possible for me to finish my degree this summer by working
double hard, I’d do it.”
Also stated in the letter, the INS is proposing a procedure that
would change the duration of status to expiration dates for all
international students. If accepted, International Services said
the process will probably begin in late summer and they are still
awaiting word as to how duration of status Iranian students will
be affected.
Jena Shasai, a Texas A&M political science graduate, said she
and her two sisters have duration of status permits and she has
taken the letter to mean that they will have to leave the United
Shasai said she had applied for graduate school but after
reading the letter, she said it is “very likely” that by mid
summer the INS will ask Iranian students with duration of status
permits to leave.
“I like it here,” she said and if she and her sisters must return
to Iran, she said she will try to come back when possible.
, Battalion Staff
'Wfren cadet Melanie Zentgraf received
diploma from Texas A&M University
'esident Jarvis E. Miller at graduation
remonies Friday night, she expected him
shake her hand just like he had shaken
«hand of every other graduate.
He didn’t.
After she had taken her degree from Mil-
lt, Zentgraf extended her hand to him.
dien Miller refused to shake her hand,
ie paused for a moment, then walked off
ie stage.
Zentgraf, represented by the American
ivil Liberties Union, has filed a class ae
on suit against Texas A&M University,
lillerand various other University repre-
Miller, in a statement relayed through
issecretary Monday morning, declined to
omment on the situation because of Zen t-
rafs pending lawsuit.
Lamar Hankins, one of the attorneys
handling Zentgraf s lawsuit, said, “We ex
pected the booing and the hissing, but this
(Miller’s action) was unbelieveable. I
couldn’t believe such a petty thing. ” ;
Hankins said the lawsuit is still in the
stages of discovery and negotiation. He said
he would be “perfectly happy” to take the
suit to court, but he feels a court trial would
be detrimental to Texas A&M. He hopes
the University will agree to certain changes
— out of court.
Things went differently for Zentgraf at
Saturday afternoon’s commissioning cere
After accepting her commission, Zent
graf walked across the stage toward Col.
Kenneth W. Durham, commander of Texas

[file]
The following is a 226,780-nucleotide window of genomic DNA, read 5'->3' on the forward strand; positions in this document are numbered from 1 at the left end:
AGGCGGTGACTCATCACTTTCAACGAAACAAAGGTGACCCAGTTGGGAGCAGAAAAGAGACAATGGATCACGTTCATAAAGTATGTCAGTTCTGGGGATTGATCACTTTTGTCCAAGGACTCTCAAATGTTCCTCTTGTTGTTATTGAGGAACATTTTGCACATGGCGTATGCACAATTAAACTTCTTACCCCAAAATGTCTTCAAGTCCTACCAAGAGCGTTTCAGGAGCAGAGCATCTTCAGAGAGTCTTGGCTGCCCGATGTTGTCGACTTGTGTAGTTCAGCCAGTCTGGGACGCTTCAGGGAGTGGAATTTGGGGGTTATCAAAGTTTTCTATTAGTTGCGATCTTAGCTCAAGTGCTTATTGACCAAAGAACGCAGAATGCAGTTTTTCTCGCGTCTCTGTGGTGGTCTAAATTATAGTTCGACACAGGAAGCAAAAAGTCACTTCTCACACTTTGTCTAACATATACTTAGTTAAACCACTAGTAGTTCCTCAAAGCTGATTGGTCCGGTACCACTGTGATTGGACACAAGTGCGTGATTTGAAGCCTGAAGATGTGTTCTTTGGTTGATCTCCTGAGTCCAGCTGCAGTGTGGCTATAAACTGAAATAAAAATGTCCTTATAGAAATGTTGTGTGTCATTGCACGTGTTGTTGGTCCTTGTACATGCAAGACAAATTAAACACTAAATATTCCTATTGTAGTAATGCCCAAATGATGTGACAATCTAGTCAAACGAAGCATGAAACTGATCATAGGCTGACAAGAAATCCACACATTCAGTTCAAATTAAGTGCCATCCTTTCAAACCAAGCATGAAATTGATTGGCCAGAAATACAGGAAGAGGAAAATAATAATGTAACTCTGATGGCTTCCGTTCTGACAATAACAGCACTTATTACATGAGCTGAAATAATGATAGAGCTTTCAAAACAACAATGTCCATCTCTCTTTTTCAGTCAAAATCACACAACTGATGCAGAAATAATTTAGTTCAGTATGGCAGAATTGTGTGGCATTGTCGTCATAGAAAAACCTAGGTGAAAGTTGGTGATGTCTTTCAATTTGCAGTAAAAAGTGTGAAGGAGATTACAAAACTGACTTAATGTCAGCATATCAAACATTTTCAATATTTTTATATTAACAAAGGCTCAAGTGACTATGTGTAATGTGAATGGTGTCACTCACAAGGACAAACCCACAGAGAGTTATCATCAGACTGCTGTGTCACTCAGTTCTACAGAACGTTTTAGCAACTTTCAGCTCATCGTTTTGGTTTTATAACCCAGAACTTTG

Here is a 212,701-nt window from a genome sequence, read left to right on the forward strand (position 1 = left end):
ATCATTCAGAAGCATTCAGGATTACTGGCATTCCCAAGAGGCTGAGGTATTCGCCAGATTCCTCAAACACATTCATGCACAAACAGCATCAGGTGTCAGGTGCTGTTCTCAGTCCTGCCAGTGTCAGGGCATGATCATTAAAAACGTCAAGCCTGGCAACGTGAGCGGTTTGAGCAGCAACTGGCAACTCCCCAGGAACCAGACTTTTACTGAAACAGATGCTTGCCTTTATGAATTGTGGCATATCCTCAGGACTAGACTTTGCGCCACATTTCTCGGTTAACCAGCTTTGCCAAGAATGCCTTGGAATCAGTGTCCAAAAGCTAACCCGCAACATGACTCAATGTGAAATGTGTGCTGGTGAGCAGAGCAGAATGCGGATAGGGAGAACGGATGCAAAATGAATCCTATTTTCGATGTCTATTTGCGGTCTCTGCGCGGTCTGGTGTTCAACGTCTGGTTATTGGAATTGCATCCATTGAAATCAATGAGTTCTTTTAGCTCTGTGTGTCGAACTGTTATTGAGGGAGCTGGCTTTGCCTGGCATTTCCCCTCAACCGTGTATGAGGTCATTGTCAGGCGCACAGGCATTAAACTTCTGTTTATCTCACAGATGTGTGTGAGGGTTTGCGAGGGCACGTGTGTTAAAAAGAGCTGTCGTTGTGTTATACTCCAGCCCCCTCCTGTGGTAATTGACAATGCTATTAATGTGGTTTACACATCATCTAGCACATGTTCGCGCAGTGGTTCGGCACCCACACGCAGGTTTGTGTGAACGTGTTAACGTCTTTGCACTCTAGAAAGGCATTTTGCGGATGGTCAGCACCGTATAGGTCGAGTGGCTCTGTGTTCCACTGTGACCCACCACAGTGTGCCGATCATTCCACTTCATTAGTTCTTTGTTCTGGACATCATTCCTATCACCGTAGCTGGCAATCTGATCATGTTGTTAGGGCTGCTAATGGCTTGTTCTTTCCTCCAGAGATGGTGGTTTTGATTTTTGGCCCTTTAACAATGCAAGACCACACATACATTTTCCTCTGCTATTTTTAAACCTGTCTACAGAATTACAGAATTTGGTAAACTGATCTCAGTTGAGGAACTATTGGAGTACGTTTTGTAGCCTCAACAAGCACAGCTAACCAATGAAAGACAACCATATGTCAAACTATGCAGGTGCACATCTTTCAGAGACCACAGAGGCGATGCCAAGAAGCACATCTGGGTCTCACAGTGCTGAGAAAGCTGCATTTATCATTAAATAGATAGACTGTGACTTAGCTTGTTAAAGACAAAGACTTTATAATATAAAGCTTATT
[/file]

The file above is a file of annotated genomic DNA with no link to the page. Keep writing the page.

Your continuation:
A&M’s Air Force ROTC detachment.
More than a few eyes were watching to
see if Durham would shake Zentgraf s
He did. He even smiled.
Regents okay 80-81 budget
The Texas A&M University Board
of Regents has approved a record
$409.6 million budget for operation of
the Texas A&M system during 1980-
81. The budget, which goes in effect
Sept. 1, carries expenditures that
increased 11 percent from this year’s
The board approved the new
budget during its meeting last
System officials attributed the 11
percent increase to a combination of
high inflation, high enrollment and
more research activities.
Texas A&M University’s operating
budget will total $230.8 million, a gain
of $24.7 million from this year’s
The other universities within the
system also received increases. Prairie
View A&M’s budget rose to $32.1 mil
lion, an increase of $1.5 million. Tarle-
ton State University’s budget in
creased to $ 11.4 million, a $ 1.3 million
Texas A&M’s campus in Galveston
received an additional $629,062 for
the next year, increasing that school’s
budget to $5.1 million.
Budgets for the research and exten
sion sections of the system also re
ceived increases. They were:
— the Texas Agricultural Experi
ment Station, $41.1 million, up $4.1
— the Texas Agricultural Extension
Service, $35.7 million, up $2.3 mil
— the Texas Engineering Experi
ment Station, $24.2 million, up $3.7
Local police to apologize
for strip search incident
Battalion Staff'
A Texas A&M University graduate stu
dent has reached a tentative agreement
with the College Station Police Depart
ment to issue a public apology for a Febru
ary incident in which she was strip-
searched after an arrest for failure to appear
for a traffic violation.
Shelley Ruby Lang, a nautical archaeolo
gy graduate student represented by the
Brazos Civil Liberties Union, was arrested
Feb. 15 for failure to appear and made to
submit to a strip search by a female matron
at the police station, the agreement said.
Lang complained to the BCLU about the
incident, and they took her case.